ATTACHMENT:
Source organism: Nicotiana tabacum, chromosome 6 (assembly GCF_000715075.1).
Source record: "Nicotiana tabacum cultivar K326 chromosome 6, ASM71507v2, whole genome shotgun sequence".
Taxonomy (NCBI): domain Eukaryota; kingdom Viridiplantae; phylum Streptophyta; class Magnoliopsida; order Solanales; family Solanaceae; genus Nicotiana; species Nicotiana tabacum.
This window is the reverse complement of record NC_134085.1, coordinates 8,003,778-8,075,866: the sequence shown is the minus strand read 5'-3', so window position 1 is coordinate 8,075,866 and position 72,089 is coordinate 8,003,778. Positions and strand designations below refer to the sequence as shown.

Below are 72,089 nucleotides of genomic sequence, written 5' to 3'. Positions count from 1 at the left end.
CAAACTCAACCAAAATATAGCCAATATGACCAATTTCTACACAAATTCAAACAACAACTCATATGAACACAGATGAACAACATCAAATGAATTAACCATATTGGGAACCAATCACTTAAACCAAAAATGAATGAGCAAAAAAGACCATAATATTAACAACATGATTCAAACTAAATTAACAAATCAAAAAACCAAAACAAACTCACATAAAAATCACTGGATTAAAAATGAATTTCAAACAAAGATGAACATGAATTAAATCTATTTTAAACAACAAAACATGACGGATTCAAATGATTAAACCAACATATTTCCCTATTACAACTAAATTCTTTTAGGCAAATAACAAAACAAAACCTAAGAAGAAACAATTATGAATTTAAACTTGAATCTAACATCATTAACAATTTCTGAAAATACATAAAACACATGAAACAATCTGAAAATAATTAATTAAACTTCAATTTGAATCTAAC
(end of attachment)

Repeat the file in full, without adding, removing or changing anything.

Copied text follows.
Source organism: Nicotiana tabacum, chromosome 6 (assembly GCF_000715075.1).
Source record: "Nicotiana tabacum cultivar K326 chromosome 6, ASM71507v2, whole genome shotgun sequence".
Taxonomy (NCBI): domain Eukaryota; kingdom Viridiplantae; phylum Streptophyta; class Magnoliopsida; order Solanales; family Solanaceae; genus Nicotiana; species Nicotiana tabacum.
This window is the reverse complement of record NC_134085.1, coordinates 8,003,778-8,075,866: the sequence shown is the minus strand read 5'-3', so window position 1 is coordinate 8,075,866 and position 72,089 is coordinate 8,003,778. Positions and strand designations below refer to the sequence as shown.

Below are 72,089 nucleotides of genomic sequence, written 5' to 3'. Positions count from 1 at the left end.
CAAACTCAACCAAAATATAGCCAATATGACCAATTTCTACACAAATTCAAACAACAACTCATATGAACACAGATGAACAACATCAAATGAATTAACCATATTGGGAACCAATCACTTAAACCAAAAATGAATGAGCAAAAAAGACCATAATATTAACAACATGATTCAAACTAAATTAACAAATCAAAAAACCAAAACAAACTCACATAAAAATCACTGGATTAAAAATGAATTTCAAACAAAGATGAACATGAATTAAATCTATTTTAAACAACAAAACATGACGGATTCAAATGATTAAACCAACATATTTCCCTATTACAACTAAATTCTTTTAGGCAAATAACAAAACAAAACCTAAGAAGAAACAATTATGAATTTAAACTTGAATCTAACATCATTAACAATTTCTGAAAATACATAAAACACATGAAACAATCTGAAAATAATTAATTAAACTTCAATTTGAATCTAAC